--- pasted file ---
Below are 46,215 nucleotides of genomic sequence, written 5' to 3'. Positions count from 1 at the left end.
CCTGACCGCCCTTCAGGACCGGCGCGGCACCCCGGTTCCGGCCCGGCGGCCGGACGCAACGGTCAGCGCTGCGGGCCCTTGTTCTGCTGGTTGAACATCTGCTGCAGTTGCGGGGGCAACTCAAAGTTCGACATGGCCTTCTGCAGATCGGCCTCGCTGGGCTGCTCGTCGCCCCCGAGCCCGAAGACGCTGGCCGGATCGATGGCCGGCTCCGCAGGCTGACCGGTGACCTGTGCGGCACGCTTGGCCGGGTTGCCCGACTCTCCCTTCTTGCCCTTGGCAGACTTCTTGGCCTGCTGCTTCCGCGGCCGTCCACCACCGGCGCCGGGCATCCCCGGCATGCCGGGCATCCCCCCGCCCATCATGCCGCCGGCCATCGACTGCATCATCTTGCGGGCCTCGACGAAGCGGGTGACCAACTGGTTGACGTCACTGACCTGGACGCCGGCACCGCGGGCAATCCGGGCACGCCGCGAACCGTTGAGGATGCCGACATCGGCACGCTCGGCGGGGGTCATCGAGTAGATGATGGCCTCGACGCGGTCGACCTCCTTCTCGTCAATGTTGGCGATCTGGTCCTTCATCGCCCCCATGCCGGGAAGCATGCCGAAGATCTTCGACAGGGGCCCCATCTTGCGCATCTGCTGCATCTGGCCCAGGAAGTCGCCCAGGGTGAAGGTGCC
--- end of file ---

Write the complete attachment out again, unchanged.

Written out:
Below are 46,215 nucleotides of genomic sequence, written 5' to 3'. Positions count from 1 at the left end.
CCTGACCGCCCTTCAGGACCGGCGCGGCACCCCGGTTCCGGCCCGGCGGCCGGACGCAACGGTCAGCGCTGCGGGCCCTTGTTCTGCTGGTTGAACATCTGCTGCAGTTGCGGGGGCAACTCAAAGTTCGACATGGCCTTCTGCAGATCGGCCTCGCTGGGCTGCTCGTCGCCCCCGAGCCCGAAGACGCTGGCCGGATCGATGGCCGGCTCCGCAGGCTGACCGGTGACCTGTGCGGCACGCTTGGCCGGGTTGCCCGACTCTCCCTTCTTGCCCTTGGCAGACTTCTTGGCCTGCTGCTTCCGCGGCCGTCCACCACCGGCGCCGGGCATCCCCGGCATGCCGGGCATCCCCCCGCCCATCATGCCGCCGGCCATCGACTGCATCATCTTGCGGGCCTCGACGAAGCGGGTGACCAACTGGTTGACGTCACTGACCTGGACGCCGGCACCGCGGGCAATCCGGGCACGCCGCGAACCGTTGAGGATGCCGACATCGGCACGCTCGGCGGGGGTCATCGAGTAGATGATGGCCTCGACGCGGTCGACCTCCTTCTCGTCAATGTTGGCGATCTGGTCCTTCATCGCCCCCATGCCGGGAAGCATGCCGAAGATCTTCGACAGGGGCCCCATCTTGCGCATCTGCTGCATCTGGCCCAGGAAGTCGCCCAGGGTGAAGGTGCC